The importance of neighborhoods in shaping residents' wellbeing and behavior has long been recognized by social scientists and policymakers and heated debates periodically reignite about the adequate measurement of neighborhoods. This dissertation contributes to the neighborhood effects and urban inequality literatures by moving the focus beyond the neighborhood to examine the extent to which the spatial context of the neighborhood matters for individual wellbeing. It makes the case that, independent of how we define neighborhoods, people often navigate a geographic and cultural space that cuts across neighborhood boundaries. It investigates: a) how the urban geography of inequality and cumulative spatial disadvantage shape the wellbeing of the inner-city poor; b) racial/ethnic disparities in residential mobility trajectories; and c) the extent to which space, place, collective processes, social networks, job densities and local organizations interact to affect individuals, focusing in particular on adult mental health and obesity and on youth risky behavior and delinquency. To address these questions, the author analyzes data from the Moving to Opportunity Experiment in five US cities (Los Angeles, New York, Boston, Baltimore, and Chicago), together with data from PHDCN, and a large data set put together based on Census, LEHD and other administrative records to create a battery of neighborhood indices for the entire US across several years. The project employs instrumental variable and counterfactual methodology along with spatial econometric, GIS, and social network techniques to assess the geographic and socio-structural clustering patterns of advantage and disadvantage along the residential trajectory of families in these studies.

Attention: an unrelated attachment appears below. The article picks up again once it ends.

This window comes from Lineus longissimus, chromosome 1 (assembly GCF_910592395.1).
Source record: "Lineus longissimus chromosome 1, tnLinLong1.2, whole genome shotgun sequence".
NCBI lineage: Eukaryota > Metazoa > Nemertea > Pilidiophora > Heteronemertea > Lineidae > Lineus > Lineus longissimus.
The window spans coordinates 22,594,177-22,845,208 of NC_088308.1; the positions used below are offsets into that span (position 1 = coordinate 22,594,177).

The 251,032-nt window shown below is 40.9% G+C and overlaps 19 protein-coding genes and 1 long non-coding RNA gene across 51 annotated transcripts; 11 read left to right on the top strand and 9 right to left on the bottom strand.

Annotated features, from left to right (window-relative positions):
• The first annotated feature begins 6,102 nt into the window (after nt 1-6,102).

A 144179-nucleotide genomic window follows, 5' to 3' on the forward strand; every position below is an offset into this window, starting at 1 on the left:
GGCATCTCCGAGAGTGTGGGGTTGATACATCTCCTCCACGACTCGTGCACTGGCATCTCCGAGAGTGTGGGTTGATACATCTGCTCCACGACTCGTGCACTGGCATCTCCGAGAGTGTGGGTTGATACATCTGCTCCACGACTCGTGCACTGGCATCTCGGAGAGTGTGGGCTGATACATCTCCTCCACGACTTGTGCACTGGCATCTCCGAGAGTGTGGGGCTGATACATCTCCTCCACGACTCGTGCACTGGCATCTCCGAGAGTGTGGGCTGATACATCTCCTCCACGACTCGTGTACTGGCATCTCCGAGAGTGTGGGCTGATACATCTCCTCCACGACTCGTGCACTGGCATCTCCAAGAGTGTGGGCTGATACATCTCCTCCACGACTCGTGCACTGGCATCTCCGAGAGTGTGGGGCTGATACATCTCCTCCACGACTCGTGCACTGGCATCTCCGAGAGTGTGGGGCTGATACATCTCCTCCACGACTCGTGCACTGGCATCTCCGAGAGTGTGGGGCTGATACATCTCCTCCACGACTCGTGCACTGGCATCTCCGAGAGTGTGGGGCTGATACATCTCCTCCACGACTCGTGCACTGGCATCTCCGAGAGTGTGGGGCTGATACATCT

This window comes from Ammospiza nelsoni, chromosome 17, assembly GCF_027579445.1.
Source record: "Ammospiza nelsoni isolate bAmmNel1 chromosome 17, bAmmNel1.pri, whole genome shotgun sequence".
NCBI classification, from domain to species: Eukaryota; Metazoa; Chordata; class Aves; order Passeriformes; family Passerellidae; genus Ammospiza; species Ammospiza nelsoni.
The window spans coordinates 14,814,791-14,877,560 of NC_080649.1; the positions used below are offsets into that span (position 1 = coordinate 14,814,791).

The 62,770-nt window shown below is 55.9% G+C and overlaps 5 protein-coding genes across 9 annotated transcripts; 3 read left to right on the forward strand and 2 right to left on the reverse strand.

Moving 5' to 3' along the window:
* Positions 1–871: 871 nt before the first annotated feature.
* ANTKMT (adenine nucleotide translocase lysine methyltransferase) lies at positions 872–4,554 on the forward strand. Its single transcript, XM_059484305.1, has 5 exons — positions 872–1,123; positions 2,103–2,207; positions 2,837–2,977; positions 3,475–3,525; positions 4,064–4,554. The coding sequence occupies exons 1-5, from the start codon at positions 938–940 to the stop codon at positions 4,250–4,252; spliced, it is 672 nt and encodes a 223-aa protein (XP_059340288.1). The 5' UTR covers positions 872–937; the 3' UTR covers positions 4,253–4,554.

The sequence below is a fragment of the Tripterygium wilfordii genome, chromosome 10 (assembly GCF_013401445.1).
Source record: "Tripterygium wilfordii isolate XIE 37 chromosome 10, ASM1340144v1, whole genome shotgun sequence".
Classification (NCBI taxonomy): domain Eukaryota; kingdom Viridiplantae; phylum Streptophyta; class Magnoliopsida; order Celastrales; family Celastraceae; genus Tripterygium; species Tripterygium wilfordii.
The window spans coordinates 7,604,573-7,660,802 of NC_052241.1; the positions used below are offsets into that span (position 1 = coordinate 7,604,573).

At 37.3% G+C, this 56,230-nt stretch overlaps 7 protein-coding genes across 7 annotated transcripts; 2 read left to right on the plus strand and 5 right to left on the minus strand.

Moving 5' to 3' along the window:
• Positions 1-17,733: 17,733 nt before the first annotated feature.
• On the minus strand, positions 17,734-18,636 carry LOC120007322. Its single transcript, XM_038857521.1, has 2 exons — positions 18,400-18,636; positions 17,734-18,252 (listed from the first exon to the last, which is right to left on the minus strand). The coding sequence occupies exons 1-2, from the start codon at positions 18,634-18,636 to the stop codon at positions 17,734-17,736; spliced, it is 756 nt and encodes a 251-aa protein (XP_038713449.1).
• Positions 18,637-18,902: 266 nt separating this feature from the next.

Findings indicate, first, that spatial context measures such as proximity to the nearest ghetto decrease mental health and increase the prevalence of obesity and modify the effects of the immediate neighborhood. Second, spatial inequality contributes in important ways to explaining gender differences in youth involvement in risky behavior and delinquency. Third, spatial trajectories of different racial and ethnic groups exhibit important disparities that align with existing segregation patterns. Moreover, spatial proximity and similarity between any two neighborhoods on multiple dimensions significantly constrain residential mobility patterns, which indicates the importance of the general network context within which neighborhoods are embedded that incorporates but goes beyond spatial interdependencies.
|Advisor:||Sampson, Robert J.|
|School Location:||United States -- Massachusetts|
|Source:||DAI-A 72/09, Dissertation Abstracts International|
|Subjects:||Geography, Criminology, Individual & family studies, Social structure|
|Keywords:||Crime, Mental health, Migration, Neighborhood effects, Obesity, Space, Spatial embeddedness, Urban poor|
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